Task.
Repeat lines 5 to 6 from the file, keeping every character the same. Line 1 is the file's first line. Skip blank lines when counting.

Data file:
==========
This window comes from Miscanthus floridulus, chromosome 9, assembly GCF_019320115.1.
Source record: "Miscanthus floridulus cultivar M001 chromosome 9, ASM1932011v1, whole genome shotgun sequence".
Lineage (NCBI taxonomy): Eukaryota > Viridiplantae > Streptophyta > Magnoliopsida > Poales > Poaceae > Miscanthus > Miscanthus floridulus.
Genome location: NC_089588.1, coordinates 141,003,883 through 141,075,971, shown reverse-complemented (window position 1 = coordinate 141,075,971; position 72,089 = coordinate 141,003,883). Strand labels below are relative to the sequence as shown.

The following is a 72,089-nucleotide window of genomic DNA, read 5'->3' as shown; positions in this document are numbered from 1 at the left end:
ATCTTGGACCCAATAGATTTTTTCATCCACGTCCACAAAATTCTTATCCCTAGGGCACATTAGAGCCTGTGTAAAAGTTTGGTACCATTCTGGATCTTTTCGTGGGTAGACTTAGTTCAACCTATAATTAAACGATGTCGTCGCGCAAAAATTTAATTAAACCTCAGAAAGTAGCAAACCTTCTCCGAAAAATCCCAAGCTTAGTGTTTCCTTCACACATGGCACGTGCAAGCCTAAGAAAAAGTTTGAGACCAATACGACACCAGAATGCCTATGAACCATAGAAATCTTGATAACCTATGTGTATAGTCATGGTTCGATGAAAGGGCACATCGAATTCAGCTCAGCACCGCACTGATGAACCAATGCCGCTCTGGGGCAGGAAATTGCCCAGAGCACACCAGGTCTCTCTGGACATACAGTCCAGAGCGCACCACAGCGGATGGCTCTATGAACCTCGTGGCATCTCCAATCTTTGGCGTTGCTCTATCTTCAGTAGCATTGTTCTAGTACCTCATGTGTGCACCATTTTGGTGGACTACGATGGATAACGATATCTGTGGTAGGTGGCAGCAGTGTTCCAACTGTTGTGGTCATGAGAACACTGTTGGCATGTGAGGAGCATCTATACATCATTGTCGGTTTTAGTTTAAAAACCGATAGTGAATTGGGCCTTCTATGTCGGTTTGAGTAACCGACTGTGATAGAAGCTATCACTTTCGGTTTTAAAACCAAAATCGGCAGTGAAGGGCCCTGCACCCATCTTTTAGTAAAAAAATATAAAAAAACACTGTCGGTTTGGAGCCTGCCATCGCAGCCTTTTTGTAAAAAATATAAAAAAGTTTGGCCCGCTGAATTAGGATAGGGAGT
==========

The following is a 72,089-nucleotide window of genomic DNA, read 5'->3' as shown; positions in this document are numbered from 1 at the left end:
ATCTTGGACCCAATAGATTTTTTCATCCACGTCCACAAAATTCTTATCCCTAGGGCACATTAGAGCCTGTGTAAAAGTTTGGTACCATTCTGGATCTTTTCGTGGGTAGACTTAGTTCAACCTATAATTAAACGATGTCGTCGCGCAAAAATTTAATTAAACCTCAGAAAGTAGCAAACCTTCTCCGAAAAATCCCAAGCTTAGTGTTTCCTTCACACATGGCACGTGCAAGCCTAAGAAAAAGTTTGAGACCAATACGACACCAGAATGCCTATGAACCATAGAAATCTTGATAACCTATGTGTATAGTCATGGTTCGATGAAAGGGCACATCGAATTCAGCTCAGCACCGCACTGATGAACCAATGCCGCTCTGGGGCAGGAAATTGCCCAGAGCACACCAGGTCTCTCTGGACATACAGTCCAGAGCGCACCACAGCGGATGGCTCTATGAACCTCGTGGCATCTCCAATCTTTGGCGTTGCTCTATCTTCAGTAGCATTGTTCTAGTACCTCATGTGTGCACCATTTTGGTGGACTACGATGGATAACGATATCTGTGGTAGGTGGCAGCAGTGTTCCAACTGTTGTGGTCATGAGAACACTGTTGGCATGTGAGGAGCATCTATACATCATTGTCGGTTTTAGTTTAAAAACCGATAGTGAATTGGGCCTTCTATGTCGGTTTGAGTAACCGACTGTGATAGAAGCTATCACTTTCGGTTTTAAAACCAAAATCGGCAGTGAAGGGCCCTGCACCCATCTTTTAGTAAAAAAATATAAAAAAACACTGTCGGTTTGGAGCCTGCCATCGCAGCCTTTTTGTAAAAAATATAAAAAAGTTTGGCCCGCTGAATTAGGATAGGGAGT